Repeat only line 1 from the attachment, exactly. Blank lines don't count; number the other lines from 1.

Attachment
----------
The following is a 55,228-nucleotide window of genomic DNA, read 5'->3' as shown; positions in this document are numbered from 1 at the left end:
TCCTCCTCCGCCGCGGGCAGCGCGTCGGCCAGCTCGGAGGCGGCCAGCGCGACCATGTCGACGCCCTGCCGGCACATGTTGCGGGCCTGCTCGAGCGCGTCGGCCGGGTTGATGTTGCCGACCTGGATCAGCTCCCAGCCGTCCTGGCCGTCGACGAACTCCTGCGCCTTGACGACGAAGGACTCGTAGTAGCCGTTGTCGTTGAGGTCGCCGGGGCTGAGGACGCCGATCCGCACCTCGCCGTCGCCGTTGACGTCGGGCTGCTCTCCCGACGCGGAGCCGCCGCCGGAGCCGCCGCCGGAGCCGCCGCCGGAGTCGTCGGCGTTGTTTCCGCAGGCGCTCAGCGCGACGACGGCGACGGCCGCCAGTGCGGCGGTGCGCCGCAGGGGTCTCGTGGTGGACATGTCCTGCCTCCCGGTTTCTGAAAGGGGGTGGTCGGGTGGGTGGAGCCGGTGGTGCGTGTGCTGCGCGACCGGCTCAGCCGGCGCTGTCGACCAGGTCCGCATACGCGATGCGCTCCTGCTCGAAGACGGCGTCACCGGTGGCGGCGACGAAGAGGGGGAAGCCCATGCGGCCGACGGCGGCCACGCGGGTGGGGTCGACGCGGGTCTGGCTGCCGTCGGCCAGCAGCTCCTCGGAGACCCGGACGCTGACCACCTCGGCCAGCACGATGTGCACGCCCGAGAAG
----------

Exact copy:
The following is a 55,228-nucleotide window of genomic DNA, read 5'->3' as shown; positions in this document are numbered from 1 at the left end: